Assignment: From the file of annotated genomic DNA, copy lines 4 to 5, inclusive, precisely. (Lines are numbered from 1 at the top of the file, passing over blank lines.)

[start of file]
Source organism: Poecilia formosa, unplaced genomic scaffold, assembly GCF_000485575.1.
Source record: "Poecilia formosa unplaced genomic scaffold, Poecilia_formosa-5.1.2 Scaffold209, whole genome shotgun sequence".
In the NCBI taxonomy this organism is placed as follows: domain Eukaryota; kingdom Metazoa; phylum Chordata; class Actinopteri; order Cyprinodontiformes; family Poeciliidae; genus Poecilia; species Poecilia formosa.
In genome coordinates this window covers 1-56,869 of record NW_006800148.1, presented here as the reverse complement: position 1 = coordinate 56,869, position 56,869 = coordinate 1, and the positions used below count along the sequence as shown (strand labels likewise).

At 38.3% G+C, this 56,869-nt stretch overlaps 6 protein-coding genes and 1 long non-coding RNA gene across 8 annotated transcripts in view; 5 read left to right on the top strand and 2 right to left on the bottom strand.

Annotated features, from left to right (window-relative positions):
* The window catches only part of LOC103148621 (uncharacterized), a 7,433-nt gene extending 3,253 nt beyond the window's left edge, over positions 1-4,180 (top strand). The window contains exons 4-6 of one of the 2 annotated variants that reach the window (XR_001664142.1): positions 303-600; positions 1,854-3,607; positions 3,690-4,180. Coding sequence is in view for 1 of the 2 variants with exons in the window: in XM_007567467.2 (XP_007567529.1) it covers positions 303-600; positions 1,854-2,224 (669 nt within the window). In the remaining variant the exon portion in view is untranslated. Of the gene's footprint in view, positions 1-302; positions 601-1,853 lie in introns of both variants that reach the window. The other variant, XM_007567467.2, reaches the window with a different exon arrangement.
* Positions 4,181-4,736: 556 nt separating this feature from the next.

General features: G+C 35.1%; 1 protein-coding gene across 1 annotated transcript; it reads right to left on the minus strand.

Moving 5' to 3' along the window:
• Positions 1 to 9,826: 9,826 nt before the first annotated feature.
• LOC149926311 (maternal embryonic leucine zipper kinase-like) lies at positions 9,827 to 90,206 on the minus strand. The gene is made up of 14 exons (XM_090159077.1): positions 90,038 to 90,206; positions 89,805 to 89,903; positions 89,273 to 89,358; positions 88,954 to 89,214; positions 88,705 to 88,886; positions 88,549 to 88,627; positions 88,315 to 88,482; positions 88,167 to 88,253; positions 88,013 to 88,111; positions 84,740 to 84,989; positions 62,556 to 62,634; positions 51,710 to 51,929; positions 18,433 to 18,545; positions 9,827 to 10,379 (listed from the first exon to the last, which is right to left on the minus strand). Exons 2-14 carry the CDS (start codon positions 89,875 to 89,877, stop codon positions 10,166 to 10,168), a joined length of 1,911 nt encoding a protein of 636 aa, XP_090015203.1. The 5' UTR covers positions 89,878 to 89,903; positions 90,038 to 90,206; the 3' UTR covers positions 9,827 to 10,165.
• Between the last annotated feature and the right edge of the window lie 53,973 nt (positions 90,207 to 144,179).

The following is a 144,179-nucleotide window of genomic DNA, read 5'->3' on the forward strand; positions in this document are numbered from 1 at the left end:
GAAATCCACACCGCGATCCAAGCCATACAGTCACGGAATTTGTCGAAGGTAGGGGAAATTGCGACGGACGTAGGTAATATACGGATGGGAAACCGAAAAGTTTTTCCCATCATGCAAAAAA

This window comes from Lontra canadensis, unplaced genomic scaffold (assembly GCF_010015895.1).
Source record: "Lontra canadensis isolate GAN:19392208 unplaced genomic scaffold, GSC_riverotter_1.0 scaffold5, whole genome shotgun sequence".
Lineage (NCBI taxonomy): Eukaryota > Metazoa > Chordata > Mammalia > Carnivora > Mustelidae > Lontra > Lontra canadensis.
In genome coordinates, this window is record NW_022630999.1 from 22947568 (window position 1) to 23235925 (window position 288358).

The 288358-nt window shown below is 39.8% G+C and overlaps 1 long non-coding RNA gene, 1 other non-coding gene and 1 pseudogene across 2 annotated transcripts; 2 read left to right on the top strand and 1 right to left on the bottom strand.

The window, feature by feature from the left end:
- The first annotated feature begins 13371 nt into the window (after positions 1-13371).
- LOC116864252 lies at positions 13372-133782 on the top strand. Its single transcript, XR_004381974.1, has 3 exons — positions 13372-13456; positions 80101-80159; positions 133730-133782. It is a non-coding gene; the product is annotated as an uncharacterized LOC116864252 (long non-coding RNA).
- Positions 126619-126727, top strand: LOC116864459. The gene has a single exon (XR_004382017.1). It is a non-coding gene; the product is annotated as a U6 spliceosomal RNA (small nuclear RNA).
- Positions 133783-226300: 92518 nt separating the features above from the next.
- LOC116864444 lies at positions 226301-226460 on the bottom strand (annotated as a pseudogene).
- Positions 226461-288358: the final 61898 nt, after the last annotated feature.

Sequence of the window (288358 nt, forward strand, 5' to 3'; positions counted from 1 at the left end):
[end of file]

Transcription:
In genome coordinates this window covers 1-56,869 of record NW_006800148.1, presented here as the reverse complement: position 1 = coordinate 56,869, position 56,869 = coordinate 1, and the positions used below count along the sequence as shown (strand labels likewise).

At 38.3% G+C, this 56,869-nt stretch overlaps 6 protein-coding genes and 1 long non-coding RNA gene across 8 annotated transcripts in view; 5 read left to right on the top strand and 2 right to left on the bottom strand.